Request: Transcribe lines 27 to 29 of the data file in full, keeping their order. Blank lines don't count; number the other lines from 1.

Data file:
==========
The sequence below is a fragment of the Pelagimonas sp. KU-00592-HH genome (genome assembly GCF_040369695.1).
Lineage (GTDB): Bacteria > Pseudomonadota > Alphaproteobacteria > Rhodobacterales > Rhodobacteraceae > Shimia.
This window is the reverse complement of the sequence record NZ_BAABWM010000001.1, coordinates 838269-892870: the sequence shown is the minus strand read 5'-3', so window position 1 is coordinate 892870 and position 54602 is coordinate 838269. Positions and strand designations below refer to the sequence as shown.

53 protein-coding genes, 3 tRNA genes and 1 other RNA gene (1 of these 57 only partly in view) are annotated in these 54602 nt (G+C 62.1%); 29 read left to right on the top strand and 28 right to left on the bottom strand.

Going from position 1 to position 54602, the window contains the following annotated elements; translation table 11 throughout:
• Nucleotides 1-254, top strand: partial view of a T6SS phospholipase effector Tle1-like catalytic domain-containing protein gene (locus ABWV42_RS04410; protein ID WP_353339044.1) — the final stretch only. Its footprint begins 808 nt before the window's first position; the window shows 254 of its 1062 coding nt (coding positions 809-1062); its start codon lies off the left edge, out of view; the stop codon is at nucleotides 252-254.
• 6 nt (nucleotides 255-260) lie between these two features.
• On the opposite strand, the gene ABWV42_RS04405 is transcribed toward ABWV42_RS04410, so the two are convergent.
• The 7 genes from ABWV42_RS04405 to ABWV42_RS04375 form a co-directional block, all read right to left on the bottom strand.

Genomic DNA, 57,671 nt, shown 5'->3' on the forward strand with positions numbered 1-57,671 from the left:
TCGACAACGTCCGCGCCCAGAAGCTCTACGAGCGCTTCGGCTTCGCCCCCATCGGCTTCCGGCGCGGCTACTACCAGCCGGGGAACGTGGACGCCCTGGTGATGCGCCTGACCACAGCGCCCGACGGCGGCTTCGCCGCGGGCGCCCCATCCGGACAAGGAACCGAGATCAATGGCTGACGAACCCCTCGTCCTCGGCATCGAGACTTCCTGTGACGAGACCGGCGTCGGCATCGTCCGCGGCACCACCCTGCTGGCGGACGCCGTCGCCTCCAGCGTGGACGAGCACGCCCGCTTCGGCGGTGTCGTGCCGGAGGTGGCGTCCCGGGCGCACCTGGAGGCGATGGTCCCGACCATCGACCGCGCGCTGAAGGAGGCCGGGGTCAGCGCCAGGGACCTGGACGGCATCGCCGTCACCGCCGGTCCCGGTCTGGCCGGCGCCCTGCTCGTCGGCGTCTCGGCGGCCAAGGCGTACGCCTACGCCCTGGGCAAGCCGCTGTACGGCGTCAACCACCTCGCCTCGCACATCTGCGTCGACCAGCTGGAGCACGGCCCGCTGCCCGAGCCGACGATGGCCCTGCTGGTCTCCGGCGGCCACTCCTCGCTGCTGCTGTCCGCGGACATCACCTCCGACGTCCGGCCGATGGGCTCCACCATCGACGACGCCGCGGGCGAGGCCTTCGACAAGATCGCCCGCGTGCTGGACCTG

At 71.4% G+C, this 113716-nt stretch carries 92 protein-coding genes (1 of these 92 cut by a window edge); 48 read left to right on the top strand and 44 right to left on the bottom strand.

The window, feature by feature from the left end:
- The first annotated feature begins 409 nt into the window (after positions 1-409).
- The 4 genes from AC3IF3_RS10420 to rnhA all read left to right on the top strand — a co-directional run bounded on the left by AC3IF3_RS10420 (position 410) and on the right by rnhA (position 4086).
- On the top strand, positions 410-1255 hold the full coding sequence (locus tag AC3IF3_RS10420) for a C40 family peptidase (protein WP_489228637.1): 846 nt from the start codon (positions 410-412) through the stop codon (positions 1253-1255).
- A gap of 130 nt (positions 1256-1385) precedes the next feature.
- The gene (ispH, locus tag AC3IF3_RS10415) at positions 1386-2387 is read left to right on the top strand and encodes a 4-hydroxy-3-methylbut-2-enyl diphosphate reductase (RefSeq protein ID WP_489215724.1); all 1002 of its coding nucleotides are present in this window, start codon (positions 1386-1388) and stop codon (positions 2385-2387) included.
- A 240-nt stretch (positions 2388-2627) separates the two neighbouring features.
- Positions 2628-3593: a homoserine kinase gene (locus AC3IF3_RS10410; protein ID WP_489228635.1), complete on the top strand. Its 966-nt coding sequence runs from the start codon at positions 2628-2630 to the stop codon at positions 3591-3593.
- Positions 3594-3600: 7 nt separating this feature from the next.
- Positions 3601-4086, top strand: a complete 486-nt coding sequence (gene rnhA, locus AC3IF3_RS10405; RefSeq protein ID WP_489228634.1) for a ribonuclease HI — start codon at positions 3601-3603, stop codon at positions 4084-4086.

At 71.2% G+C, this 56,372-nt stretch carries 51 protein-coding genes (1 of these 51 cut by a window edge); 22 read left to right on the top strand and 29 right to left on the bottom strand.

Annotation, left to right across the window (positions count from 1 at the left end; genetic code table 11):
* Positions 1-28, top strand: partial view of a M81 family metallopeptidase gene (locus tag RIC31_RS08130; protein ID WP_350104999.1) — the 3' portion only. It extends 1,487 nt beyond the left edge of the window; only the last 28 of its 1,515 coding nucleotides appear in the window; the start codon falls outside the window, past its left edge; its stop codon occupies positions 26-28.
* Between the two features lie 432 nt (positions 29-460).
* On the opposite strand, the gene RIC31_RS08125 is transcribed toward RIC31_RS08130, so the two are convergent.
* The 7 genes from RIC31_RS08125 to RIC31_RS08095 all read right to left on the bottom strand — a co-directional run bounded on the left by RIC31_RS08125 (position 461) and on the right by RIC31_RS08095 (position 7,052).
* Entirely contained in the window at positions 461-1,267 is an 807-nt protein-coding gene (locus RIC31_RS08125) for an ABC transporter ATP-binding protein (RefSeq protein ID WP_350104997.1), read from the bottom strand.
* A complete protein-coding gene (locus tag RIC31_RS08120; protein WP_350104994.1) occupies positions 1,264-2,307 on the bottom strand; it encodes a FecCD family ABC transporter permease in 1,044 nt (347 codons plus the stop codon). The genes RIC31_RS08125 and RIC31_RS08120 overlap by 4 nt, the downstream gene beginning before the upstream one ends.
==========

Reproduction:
* On the opposite strand, the gene RIC31_RS08125 is transcribed toward RIC31_RS08130, so the two are convergent.
* The 7 genes from RIC31_RS08125 to RIC31_RS08095 all read right to left on the bottom strand — a co-directional run bounded on the left by RIC31_RS08125 (position 461) and on the right by RIC31_RS08095 (position 7,052).
* Entirely contained in the window at positions 461-1,267 is an 807-nt protein-coding gene (locus RIC31_RS08125) for an ABC transporter ATP-binding protein (RefSeq protein ID WP_350104997.1), read from the bottom strand.